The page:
How to use a Scala trait like an abstract class

This is an excerpt from the Scala Cookbook (partially modified for the internet). This is a short recipe, Recipe 8.3, “How to use a Scala trait like an abstract class.”


You want to use a Scala trait as something like an abstract class in Java.


Define methods in your trait just like regular Scala methods. In the class that extends the trait, you can override those methods or use them as they are defined in the trait.

In the following example, an implementation is provided for the speak method in the Pet trait, so implementing classes don’t have to override it. The Dog class chooses not to override it, whereas the Cat class does:

trait Pet {
    def speak { println("Yo") }   // concrete implementation
    def comeToMaster              // abstract method

class Dog extends Pet {
    // don't need to implement 'speak' if you don't need to
    def comeToMaster { ("I'm coming!") }

class Cat extends Pet {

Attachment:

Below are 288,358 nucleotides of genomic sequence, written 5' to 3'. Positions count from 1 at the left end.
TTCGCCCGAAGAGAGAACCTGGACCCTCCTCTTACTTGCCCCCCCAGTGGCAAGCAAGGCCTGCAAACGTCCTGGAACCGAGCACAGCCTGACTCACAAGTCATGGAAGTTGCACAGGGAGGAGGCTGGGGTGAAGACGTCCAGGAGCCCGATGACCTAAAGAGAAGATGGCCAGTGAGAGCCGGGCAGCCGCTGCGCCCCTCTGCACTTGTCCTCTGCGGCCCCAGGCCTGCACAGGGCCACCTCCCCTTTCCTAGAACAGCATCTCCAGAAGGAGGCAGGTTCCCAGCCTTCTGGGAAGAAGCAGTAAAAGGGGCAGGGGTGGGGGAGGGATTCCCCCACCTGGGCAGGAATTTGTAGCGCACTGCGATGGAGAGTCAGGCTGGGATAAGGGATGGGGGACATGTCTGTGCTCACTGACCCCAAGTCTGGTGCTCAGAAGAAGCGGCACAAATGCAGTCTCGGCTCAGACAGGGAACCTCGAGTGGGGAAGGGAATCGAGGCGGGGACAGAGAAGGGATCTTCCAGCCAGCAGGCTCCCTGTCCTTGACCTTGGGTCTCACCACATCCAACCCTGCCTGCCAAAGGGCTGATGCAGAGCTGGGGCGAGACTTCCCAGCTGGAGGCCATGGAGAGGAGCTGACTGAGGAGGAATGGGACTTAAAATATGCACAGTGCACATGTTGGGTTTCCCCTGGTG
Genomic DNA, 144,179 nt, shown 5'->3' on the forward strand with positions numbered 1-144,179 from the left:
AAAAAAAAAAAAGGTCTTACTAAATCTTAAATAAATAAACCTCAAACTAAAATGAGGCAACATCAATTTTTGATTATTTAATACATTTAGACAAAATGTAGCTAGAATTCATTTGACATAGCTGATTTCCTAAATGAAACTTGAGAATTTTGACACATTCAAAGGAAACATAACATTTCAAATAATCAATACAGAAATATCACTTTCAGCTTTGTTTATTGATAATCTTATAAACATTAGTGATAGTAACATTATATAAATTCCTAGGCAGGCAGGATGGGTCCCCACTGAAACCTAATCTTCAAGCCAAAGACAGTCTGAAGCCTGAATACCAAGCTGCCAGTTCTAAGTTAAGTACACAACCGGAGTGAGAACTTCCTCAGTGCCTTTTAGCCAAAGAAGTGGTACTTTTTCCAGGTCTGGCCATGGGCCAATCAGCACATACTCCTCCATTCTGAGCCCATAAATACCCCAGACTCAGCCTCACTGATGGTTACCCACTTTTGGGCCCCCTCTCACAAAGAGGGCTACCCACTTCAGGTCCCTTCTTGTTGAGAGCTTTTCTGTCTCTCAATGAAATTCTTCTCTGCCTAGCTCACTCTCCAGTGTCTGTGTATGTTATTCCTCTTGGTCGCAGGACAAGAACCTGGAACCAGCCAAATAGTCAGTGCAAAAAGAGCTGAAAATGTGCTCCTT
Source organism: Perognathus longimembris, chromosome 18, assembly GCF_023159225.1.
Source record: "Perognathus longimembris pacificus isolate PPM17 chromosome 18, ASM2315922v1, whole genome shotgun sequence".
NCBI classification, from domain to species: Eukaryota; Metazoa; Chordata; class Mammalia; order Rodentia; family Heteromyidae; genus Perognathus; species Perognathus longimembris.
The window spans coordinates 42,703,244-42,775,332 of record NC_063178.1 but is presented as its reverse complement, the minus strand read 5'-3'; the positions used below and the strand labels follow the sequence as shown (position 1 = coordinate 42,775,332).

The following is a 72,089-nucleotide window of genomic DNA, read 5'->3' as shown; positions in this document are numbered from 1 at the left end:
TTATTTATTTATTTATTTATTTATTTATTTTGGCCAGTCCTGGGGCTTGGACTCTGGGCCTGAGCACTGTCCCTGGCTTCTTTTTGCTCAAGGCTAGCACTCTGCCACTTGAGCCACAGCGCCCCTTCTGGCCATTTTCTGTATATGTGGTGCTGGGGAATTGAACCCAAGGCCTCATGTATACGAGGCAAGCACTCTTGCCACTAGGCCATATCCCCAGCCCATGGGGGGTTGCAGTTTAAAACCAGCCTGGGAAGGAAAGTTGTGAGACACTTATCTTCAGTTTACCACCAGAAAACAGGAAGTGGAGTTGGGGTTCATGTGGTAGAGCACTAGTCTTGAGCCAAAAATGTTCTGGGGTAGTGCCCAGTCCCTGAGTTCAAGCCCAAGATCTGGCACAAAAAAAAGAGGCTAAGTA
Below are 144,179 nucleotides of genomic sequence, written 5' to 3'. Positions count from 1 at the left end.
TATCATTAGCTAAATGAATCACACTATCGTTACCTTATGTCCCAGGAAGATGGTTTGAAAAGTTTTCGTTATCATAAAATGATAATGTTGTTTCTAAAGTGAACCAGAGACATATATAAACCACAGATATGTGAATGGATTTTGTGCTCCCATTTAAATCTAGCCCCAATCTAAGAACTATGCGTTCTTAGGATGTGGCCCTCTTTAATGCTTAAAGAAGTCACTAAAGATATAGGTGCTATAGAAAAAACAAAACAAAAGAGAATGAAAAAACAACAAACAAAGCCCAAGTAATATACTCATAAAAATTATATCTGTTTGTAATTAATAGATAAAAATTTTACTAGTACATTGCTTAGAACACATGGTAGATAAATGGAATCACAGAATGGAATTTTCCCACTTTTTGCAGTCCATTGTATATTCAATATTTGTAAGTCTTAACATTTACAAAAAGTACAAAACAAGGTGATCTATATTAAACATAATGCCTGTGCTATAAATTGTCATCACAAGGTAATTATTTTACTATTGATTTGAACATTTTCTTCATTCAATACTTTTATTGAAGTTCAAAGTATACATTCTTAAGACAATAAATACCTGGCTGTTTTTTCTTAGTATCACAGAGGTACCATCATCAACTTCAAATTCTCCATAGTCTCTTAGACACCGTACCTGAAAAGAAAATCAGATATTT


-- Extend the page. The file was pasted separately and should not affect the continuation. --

// override the speak method
    override def speak { ("meow") }
    def comeToMaster { ("That's not gonna happen.") }

If a class extends a trait without implementing its abstract methods, it must be defined as abstract. Because FlyingPet does not implement comeToMaster, it must be declared as abstract:

abstract class FlyingPet extends Pet {
    def fly { ("I'm flying!") }


Although Scala has abstract classes, it’s much more common to use traits than abstract classes to implement base behavior. A class can extend only one abstract class, but it can implement multiple traits, so using traits is more flexible.

See Also

  • Like Java, you use to call a method named foo in an immediate superclass. When a class mixes in multiple traits—and those traits implement a method declared by a common ancestor — you can be more specific, and specify which trait you’d like to invoke a method on. See Recipe 5.2, “Calling a Method on a Superclass”, for more information.
  • See Recipe 4.12, “When to Use an Abstract Class”, for information on when to use an abstract class instead of a trait. (Spoiler: Use an abstract class (a) when you want to define a base behavior, and that behavior requires a constructor with parameters, and (b) in some situations when you need to interact with Java.)

The Scala Cookbook

This tutorial is sponsored by the Scala Cookbook, which I wrote for O’Reilly:

You can find the Scala Cookbook at these locations:

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